PURPOSE:Although a number of risk factors and severity scores exist for asthma outcomes, few measures include the ability to self manage disease, or “patient activation.” The Patient Activation Measure (PAM-13),1 measures the degree of patient responsibility, confidence, knowledge and skill in self management of disease. It is not clear whether the PAM-13 correlates with asthma outcomes.To assess whether the PAM-13 and perceived cost-related access to medications affect asthma outcomes.
METHODS:Physicians in the Internal Medicine and Pulmonary clinics were educated regarding asthma severity classification per the NHLBI 1997 Asthma Guidelines.2 Surveys of patients aged 18–60 with a history of asthma were then collected from October 2006-January 2008. Variables included demographics, asthma education, severity and control scores, and the PAM-13. Pearson’s correlation coefficient and multivariate regression analyses were performed to assess whether these variables affected asthma outcomes.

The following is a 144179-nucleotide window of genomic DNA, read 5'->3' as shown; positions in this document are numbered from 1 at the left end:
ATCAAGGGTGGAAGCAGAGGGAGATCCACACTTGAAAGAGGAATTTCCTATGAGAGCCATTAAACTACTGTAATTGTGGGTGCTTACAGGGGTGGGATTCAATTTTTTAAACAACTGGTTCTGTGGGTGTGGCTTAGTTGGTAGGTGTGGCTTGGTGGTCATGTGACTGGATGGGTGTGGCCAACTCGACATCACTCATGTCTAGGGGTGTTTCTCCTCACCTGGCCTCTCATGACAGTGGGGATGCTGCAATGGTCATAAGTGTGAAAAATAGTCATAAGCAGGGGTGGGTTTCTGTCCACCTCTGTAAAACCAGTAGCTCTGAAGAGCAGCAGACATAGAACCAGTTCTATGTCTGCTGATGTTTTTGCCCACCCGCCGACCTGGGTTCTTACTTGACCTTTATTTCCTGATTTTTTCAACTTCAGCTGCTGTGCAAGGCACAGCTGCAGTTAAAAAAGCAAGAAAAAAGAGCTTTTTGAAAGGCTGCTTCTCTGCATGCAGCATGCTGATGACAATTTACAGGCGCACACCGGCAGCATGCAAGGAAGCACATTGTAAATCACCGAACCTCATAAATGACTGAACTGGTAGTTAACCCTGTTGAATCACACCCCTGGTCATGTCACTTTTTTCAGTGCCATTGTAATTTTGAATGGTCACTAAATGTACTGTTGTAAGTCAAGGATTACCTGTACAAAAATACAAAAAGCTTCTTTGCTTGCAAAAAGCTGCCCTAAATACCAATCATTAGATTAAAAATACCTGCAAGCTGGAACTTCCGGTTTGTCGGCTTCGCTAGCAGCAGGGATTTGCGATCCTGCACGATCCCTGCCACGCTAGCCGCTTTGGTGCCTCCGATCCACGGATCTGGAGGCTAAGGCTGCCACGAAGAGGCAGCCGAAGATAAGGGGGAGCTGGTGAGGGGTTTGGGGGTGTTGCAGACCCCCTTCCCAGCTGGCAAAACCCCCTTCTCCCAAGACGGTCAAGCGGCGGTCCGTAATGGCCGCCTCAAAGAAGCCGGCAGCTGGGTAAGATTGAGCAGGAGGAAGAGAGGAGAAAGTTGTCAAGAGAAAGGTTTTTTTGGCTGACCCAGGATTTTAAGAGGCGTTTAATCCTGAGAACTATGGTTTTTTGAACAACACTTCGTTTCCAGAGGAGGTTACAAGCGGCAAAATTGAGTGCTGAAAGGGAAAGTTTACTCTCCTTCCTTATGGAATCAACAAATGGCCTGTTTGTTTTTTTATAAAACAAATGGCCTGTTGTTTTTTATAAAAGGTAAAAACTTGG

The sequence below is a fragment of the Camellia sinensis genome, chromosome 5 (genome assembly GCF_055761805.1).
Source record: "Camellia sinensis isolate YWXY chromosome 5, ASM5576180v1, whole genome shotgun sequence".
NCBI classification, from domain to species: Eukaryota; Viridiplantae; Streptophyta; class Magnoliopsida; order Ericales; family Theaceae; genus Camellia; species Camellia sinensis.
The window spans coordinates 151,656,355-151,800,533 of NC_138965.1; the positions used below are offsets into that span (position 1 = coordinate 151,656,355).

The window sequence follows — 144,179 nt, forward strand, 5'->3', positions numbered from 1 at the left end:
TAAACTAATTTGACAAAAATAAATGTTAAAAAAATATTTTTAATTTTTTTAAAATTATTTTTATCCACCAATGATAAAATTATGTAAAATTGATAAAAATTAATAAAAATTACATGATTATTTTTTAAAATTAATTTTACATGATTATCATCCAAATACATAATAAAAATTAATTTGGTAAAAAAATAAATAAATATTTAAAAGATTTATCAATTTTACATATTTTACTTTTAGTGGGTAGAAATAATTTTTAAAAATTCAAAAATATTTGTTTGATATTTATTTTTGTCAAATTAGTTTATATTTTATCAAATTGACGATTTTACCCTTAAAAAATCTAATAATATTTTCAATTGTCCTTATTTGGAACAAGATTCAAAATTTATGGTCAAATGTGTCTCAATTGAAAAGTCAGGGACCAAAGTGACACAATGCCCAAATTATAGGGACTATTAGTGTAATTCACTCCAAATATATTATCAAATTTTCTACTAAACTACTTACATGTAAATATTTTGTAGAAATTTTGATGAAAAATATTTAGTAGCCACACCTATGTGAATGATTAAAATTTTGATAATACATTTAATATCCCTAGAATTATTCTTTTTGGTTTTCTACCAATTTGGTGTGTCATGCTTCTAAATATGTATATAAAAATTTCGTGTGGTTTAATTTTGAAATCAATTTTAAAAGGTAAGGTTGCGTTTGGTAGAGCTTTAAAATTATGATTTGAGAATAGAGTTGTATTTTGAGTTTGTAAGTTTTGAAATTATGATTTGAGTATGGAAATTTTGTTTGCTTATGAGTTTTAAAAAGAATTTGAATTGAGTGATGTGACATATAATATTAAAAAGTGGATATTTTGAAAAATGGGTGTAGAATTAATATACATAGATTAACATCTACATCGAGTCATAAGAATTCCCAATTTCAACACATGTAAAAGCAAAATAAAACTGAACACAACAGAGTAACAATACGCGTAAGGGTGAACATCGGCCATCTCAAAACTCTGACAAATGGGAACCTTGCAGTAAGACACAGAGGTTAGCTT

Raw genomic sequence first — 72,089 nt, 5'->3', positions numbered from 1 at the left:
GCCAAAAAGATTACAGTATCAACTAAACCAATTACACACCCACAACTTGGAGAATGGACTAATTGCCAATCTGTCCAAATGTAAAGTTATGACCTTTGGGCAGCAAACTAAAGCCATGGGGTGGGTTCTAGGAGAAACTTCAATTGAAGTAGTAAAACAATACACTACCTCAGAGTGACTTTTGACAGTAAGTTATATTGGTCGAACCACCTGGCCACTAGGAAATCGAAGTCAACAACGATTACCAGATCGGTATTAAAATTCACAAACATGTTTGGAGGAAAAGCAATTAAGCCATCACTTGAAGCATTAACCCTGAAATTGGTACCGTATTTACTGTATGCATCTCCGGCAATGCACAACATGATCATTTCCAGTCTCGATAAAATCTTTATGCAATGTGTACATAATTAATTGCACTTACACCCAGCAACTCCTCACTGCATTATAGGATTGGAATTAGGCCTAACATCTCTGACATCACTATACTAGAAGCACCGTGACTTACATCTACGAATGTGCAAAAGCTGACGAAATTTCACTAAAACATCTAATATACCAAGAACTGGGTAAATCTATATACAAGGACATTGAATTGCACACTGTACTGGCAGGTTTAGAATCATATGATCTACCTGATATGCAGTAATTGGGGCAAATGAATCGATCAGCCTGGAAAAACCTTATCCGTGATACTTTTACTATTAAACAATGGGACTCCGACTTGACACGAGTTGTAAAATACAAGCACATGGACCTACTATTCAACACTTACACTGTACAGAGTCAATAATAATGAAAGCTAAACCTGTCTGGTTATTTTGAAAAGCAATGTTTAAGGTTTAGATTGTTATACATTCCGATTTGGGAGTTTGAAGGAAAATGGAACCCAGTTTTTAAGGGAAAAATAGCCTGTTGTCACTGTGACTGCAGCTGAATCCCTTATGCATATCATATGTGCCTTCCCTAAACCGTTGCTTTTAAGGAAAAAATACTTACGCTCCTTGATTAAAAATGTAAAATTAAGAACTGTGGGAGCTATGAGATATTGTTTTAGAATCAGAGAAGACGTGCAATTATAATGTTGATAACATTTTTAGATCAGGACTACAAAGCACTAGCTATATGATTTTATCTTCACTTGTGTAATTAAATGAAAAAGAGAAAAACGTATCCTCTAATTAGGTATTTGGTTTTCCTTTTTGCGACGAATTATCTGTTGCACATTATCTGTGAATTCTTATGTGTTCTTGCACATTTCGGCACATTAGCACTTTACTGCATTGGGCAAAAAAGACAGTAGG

RESULTS:Sixty eight surveys were collected. Mean patient age was 43; 76% were female. Although most asthma was classified as mild-moderate persistent, only 39% patients were well-controlled. The mean PAM-13 score was 64 (0–100) and correlated with asthma control (r = -0.27, CI - 0.5 to -.01, p<0.015), but not with hospitalizations or ED visits. Costs prohibiting access to medications was a strong risk factor for ED visits (r = 0.88, CI 0.58–1.2, p<0.001), hospitalizations (r= 0.51, CI 0.34–0.69, p<0.01), and missed days of work (r= 36.9, CI 29.0- 45.3, p<0.01). Previous asthma education did not predict outcomes.
CONCLUSION:The PAM-13 may correlate with asthma control and has the potential to identify interventions that improve asthma management. A prospective study with a larger sample size is required to assess the effect on ED visits and hospitalizations. Perceived prohibitive medication cost correlates with poor outcomes.
CLINICAL IMPLICATIONS:The PAM-13 may be a useful tool to target individualized interventions in asthma care, providing a patient-centered approach to asthma education. Improving access to medications would improve asthma outcomes. 1.Hibbard, JH, et. al. 2005. Health Serv Res 40: 1918–30. 2. Expert Panel Report 2. NHLBIJuly 2007. NIH Publication #97–4051.
DISCLOSURE:Silpa Kilaru, No Financial Disclosure Information; No Product/Research Disclosure Information